Charles Taylor died not long after my several interviews. I regret to say that I didn’t attend his funeral, despite a telephoned invitation from his son. I lied that I had a dental appointment. Just another of youth’s foibles: I didn’t ‘do’ funerals then. (I’ve changed my mind since.)

There were other interviews over the years, each as unique in story content as their tellers. Florence Padley survived the 1915 torpedoing of the S.S. Lusitania that claimed the lives of 1,198 men, women and children, and contributed to the United States entering the war against Germany. W.O. Douglas not only told me of having joined the North West Mounted Police (predecessor to the RCMP), but wrote it out for me longhand — more than 100 pages of neat script detailing how he chased on ‘Eskimo’ (Inuit) murderer for hundreds of miles and more than a year across the Arctic, and how he battled bootleggers in northern Manitoba — all this before he joined the Hudson’s Bay Co. and pioneered Canadian mink farming.

I became friends with a man I interviewed who’d risen to the rank of major in the trenches of Europe during the First World War. He’d been decorated and wounded twice. What resonated most with me (I was of age to be prime cannon fodder should Canada find itself in another war) was the day that he told me that Armistice had probably saved him. Not just from the Germans but from his own army; upon recovering from his second, severe wounding, he’d realized that he just couldn’t return to the front lines, he couldn’t bear to return to that hell, to go through it all again. He’d had enough. This, I remind you, was a man who’d already served for two years at the front, who’d done his duty to God, King and Country at a time when those who balked the system or, worse, deserted, could be shot. Two generations of my family had given dearly during two wars; I didn’t want to make it a third. It was something that I’ve thought about over the years and always comes back to me when reading, researching and writing about Canada’s outstanding role in two world wars.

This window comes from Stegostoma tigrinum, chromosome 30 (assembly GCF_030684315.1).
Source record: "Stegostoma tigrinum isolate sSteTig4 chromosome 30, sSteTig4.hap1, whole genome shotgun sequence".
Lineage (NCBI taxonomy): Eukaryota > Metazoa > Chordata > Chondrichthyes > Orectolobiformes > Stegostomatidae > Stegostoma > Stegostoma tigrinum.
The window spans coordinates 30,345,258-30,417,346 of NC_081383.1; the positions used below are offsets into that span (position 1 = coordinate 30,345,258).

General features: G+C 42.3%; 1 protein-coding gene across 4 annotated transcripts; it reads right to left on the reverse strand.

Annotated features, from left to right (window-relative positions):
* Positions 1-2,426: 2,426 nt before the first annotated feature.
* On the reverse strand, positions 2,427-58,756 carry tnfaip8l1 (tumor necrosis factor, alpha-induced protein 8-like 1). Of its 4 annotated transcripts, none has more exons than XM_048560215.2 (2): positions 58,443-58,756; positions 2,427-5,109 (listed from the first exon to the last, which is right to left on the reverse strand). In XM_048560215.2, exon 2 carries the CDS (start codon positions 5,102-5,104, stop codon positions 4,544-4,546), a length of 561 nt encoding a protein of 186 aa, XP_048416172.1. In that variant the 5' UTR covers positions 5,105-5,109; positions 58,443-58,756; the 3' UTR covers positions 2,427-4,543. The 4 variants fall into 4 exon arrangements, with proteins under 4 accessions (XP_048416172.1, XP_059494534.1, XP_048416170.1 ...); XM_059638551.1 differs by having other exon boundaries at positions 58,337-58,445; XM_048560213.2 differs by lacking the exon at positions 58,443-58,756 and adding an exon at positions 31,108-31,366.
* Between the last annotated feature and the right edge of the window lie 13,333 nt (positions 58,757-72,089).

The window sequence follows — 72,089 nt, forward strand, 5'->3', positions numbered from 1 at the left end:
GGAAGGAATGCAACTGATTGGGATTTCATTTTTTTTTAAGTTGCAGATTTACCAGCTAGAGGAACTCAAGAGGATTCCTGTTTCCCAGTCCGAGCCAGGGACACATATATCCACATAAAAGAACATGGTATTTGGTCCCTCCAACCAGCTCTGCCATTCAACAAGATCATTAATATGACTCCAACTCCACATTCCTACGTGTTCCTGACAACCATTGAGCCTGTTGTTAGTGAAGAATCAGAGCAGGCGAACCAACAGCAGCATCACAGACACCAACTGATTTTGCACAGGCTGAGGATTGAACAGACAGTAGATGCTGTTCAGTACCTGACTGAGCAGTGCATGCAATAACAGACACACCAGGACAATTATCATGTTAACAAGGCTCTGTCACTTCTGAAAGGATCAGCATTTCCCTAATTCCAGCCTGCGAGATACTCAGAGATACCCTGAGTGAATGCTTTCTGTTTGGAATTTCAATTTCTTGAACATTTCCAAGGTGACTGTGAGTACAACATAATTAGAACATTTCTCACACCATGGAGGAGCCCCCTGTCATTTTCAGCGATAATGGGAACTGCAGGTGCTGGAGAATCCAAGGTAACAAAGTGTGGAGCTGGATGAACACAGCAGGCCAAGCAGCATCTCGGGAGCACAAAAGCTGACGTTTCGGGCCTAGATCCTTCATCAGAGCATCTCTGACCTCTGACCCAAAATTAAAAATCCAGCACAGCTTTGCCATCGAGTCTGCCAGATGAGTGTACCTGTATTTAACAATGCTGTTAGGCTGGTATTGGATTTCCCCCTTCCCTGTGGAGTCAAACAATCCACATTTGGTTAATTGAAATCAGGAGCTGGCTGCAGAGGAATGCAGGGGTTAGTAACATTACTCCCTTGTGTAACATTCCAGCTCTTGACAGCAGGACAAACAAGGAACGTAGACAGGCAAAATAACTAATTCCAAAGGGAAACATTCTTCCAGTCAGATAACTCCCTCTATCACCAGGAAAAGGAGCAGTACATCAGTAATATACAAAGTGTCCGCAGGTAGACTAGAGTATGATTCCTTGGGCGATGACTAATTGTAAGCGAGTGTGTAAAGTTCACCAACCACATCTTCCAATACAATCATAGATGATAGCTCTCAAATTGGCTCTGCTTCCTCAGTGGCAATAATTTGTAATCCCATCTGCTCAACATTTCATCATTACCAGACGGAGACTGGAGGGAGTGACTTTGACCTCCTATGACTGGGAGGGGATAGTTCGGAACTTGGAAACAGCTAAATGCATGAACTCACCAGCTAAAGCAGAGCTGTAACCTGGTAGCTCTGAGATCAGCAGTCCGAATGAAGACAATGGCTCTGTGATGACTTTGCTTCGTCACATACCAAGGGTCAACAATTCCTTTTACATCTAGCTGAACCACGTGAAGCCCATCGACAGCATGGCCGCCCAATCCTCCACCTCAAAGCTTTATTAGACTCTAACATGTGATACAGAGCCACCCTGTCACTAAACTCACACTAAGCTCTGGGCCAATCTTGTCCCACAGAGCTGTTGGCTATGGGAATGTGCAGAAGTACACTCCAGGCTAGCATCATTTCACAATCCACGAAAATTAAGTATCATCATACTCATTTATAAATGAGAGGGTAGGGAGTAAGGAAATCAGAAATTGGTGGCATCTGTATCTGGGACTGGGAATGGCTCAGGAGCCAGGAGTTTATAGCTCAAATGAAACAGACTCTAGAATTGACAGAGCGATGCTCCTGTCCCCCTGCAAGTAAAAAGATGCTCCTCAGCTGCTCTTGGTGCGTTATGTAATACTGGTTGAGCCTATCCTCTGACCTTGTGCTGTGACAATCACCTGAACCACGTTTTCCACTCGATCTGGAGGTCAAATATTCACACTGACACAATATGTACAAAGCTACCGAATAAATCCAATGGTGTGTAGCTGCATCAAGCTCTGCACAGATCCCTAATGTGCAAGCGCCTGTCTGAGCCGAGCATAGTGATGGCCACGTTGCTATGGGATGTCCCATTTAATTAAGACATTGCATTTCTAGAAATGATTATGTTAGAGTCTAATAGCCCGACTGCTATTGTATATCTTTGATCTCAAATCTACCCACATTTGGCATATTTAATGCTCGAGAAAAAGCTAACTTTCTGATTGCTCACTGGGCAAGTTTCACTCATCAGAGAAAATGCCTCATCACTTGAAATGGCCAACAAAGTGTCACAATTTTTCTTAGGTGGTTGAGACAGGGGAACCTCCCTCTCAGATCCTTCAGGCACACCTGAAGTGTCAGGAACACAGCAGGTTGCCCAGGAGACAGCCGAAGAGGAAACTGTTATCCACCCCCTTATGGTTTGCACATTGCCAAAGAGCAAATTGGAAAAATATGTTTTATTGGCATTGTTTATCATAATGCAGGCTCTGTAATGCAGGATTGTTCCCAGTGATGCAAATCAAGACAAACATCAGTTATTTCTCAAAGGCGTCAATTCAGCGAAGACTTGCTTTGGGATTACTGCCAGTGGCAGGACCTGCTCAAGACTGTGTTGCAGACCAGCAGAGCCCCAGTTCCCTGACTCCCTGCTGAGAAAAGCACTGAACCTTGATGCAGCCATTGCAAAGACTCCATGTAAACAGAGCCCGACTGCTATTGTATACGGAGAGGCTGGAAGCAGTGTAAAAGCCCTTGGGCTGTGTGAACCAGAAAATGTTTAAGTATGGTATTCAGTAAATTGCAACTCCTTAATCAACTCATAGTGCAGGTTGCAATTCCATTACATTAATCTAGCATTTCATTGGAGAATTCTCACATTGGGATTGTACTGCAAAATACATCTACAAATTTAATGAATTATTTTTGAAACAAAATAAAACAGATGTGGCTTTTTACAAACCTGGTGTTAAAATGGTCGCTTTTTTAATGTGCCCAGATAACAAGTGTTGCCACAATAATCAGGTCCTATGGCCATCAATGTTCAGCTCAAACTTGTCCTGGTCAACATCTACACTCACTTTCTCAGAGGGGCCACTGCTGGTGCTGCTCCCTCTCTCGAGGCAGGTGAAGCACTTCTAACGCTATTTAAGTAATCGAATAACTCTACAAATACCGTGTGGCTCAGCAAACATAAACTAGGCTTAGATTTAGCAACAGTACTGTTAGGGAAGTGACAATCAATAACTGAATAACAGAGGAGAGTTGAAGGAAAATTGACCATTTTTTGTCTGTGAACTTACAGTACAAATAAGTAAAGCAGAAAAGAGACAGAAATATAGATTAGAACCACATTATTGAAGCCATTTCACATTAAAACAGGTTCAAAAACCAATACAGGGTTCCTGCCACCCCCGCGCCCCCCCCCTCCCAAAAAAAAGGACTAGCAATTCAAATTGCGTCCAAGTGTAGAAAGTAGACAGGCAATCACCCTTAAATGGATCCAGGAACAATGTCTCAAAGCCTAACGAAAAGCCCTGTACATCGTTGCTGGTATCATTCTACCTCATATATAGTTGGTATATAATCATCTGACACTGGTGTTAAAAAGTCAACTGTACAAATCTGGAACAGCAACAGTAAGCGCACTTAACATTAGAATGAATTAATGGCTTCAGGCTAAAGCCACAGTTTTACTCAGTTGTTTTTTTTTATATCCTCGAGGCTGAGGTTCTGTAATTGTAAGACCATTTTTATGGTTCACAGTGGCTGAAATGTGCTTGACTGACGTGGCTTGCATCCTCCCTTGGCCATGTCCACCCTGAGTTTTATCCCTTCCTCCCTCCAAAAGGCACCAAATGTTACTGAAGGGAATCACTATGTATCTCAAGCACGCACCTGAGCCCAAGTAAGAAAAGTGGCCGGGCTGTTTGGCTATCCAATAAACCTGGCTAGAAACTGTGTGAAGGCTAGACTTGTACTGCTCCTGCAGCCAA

Then there was Glaswegian John Lawson ‘Jock’ Hamilton who survived the great Halifax explosion of 1917 that saw almost the entire city levelled when two ships collided in the harbour, one of Canada’s worst disasters ever. But my favourite anecdote is of when, as a portrait photographer before he came to Canada, he was commissioned to photograph the Prince of Wales. When His and Her Highness appeared for the sitting, it was immediately apparent that the royal heir was so drunk he couldn’t stand straight or still. These, in that age of slow camera lenses, were prerequisites for a successful shooting.

After several failed attempts to capture the prince on film, Jock gently told Her Highness that it was useless to continue. Obviously practised in such matters, she instructed Jock to reload his camera and, when ready to release the shutter, to give her the signal. Jock burrowed under the camera’s hood and re-checked his focus as she again steered the befuddled prince before the staged backdrop. At Jock’s signal, she stood back, just out of frame and, with all of her might, kicked her husband square in the shin! (Obviously, she wasn’t wearing ballerina slippers.) With a shriek of pain and rage, he bolted upright, Jock snapped the shutter and — poof! — it was done.

Jock Hamilton was 81 when I interviewed him, although he looked and acted much younger. He attributed his good health to the pint of whisky he downed daily for medicinal purposes. A habit he’d acquired at his grandmother’s knee.



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T.W. interviewed Glaswegian John Lawson ‘Jock’ Hamilton, who survived the Halifax Explosion of 1919. (archive photo)

T.W. interviewed Glaswegian John Lawson ‘Jock’ Hamilton, who survived the Halifax Explosion of 1919. (archive photo)